My editing mentor, Iris, taught us the fine art and craftsmanship of cutting film on a splicer and training us to think about the artistic and practical theories behind various types of cuts. The first part of putting a film together requires using paper tape, so you don’t commit to the actual cut. The committed cut is then secured by transparent sprocket tape.
You start by loosely putting together an “assembly”—a rugged placement of the images’ sequential order. Because the physical film had a quality of permanence, it was hard to rule out the assembly phase. If you cut something, you would spend a lot of time and energy finding those pieces to put together again when you change your mind. So, you had to decide before cutting that this is really what you want. Each splice required contemplation…as if you’re about to get engaged to an image. This lingering process of working up to the wedding date when your film is finally “married” is probably what lends film editing an exquisite desire to earn a movie’s love.
But think of how hard the brain has to work. Imagination is supercharged by the physical restrictions of knowing that what’s in your hands can be destroyed. The brain is forced to draw up a map or vision of the final picture. Unless you want to spend hours going through reels to find an image, you can’t allow yourself to cut tightly until the edits become refined (sort of like writing and the rewrite process; the art is in the rewrites).
Yet, the mad-scientist fueled obsession, the patience to see far ahead, to envision, wait, and have the endurance to work toward a perfect picture make for strong editors, who come from the discipline of traditional editing. The painstaking process of keeping a physical and organized record of all your film pieces is tough discipline. It’s akin to being an athlete, who trains thousands of hours to account for the agility, endurance, grace, and all the qualities that account for greatness.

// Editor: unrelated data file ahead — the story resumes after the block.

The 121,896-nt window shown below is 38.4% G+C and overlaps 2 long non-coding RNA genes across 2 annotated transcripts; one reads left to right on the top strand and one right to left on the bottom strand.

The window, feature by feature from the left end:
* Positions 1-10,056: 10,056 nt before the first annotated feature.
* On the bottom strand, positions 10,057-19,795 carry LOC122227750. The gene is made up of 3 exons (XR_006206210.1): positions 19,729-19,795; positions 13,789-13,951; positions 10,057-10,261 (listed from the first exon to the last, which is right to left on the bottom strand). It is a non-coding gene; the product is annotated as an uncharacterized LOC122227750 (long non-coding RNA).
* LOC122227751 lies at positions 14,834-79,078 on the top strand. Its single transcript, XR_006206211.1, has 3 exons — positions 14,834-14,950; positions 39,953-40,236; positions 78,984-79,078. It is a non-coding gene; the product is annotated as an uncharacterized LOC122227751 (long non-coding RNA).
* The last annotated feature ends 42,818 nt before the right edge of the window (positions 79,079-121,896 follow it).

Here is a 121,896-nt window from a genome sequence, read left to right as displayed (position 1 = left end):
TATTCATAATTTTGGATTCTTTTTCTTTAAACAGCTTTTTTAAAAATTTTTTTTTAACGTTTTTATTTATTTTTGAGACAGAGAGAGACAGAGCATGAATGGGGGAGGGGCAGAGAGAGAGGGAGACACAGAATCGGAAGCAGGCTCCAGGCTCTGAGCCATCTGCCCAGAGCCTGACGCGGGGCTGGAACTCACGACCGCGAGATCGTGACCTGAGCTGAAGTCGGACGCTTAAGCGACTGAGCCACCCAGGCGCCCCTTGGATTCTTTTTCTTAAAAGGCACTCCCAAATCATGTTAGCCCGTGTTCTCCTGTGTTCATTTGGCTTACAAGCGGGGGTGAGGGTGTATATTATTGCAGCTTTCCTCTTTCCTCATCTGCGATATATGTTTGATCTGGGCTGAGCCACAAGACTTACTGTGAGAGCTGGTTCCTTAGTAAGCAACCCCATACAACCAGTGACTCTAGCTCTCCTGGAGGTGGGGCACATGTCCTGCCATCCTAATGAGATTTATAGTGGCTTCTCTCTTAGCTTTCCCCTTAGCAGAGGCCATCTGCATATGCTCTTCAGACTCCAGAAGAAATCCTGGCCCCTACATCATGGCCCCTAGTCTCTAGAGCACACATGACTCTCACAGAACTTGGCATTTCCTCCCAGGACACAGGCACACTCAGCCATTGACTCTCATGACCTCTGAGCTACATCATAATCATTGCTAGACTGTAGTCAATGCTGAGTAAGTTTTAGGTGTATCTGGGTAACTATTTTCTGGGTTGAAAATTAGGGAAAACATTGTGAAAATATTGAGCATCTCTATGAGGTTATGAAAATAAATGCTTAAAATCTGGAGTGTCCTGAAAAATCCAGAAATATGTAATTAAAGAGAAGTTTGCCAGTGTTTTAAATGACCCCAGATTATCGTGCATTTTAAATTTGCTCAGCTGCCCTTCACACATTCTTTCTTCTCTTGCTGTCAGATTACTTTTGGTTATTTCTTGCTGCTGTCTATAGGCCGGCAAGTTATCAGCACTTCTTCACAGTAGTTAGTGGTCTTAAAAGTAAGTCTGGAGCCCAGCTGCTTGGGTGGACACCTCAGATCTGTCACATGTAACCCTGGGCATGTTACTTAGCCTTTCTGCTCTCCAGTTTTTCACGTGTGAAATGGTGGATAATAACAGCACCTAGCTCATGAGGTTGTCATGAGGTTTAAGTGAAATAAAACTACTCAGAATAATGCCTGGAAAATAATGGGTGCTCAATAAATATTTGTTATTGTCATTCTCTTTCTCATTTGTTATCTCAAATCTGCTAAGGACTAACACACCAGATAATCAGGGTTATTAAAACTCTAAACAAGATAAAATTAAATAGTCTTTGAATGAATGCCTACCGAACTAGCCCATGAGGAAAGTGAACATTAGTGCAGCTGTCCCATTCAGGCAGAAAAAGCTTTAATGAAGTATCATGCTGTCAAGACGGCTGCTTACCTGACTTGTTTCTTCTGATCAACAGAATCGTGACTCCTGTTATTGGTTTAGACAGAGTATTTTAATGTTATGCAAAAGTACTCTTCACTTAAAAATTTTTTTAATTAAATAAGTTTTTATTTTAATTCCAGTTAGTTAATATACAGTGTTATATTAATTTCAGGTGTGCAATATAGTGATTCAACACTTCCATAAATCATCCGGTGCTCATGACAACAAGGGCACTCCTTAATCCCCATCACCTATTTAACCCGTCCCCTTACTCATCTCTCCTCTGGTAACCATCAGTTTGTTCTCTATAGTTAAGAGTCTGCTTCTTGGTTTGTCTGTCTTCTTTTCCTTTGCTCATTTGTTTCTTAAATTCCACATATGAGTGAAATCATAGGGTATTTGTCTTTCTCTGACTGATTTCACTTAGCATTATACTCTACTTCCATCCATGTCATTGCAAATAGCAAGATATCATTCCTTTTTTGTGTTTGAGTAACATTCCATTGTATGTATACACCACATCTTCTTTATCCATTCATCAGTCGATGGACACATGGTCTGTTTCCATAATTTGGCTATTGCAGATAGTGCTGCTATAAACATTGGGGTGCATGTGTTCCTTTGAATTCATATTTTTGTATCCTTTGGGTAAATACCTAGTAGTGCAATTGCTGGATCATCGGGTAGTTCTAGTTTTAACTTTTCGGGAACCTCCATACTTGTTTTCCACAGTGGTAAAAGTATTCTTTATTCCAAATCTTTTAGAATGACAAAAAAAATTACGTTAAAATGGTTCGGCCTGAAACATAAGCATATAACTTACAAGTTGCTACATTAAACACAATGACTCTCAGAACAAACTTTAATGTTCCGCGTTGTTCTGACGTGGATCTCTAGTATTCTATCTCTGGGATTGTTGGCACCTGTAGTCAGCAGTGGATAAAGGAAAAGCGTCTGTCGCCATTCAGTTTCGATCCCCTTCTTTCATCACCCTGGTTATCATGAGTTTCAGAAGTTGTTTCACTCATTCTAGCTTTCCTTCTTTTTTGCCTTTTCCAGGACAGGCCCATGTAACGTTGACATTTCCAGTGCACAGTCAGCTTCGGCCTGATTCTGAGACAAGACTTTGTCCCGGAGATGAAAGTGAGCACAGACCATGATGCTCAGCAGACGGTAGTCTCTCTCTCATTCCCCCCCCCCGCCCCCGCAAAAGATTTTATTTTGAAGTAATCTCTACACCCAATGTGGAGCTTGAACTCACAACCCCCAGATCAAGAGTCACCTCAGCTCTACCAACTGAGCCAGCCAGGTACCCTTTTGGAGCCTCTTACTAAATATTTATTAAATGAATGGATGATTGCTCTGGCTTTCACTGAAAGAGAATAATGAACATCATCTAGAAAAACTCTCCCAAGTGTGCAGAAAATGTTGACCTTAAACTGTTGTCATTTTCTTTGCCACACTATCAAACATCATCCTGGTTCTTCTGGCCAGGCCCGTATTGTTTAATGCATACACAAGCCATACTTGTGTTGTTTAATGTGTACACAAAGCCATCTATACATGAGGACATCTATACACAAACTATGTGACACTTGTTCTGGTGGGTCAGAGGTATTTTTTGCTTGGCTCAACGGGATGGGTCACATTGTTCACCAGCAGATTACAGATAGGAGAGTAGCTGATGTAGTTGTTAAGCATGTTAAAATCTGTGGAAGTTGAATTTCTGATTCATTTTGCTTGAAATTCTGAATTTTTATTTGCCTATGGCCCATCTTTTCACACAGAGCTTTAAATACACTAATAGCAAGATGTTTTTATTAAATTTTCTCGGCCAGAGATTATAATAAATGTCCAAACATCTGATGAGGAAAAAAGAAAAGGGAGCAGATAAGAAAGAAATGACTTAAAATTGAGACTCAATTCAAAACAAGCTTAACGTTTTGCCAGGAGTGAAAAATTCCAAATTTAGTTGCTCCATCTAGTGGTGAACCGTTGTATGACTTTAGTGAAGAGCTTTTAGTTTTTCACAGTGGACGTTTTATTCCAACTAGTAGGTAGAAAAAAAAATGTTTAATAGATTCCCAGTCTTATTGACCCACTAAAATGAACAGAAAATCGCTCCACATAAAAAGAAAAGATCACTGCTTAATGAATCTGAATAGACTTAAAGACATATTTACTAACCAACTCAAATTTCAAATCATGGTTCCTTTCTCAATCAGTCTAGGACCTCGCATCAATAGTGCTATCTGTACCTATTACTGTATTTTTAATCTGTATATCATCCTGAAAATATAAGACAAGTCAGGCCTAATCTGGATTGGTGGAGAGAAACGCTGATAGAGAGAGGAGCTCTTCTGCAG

With artistic processes, you don’t train to enter the Olympics, but you train for self-mastery. The “agility” you gain equates to making decisive edits, without overthinking, like how a commander guides his troops on exact procedures in the heat of chaos. And the editing process is chaotic. A master editor can look at a mass of content and bring artistic order. In this regard, a traditional editor is like a sculptor, who can see the fully finished art piece out of a slab of shapeless clay.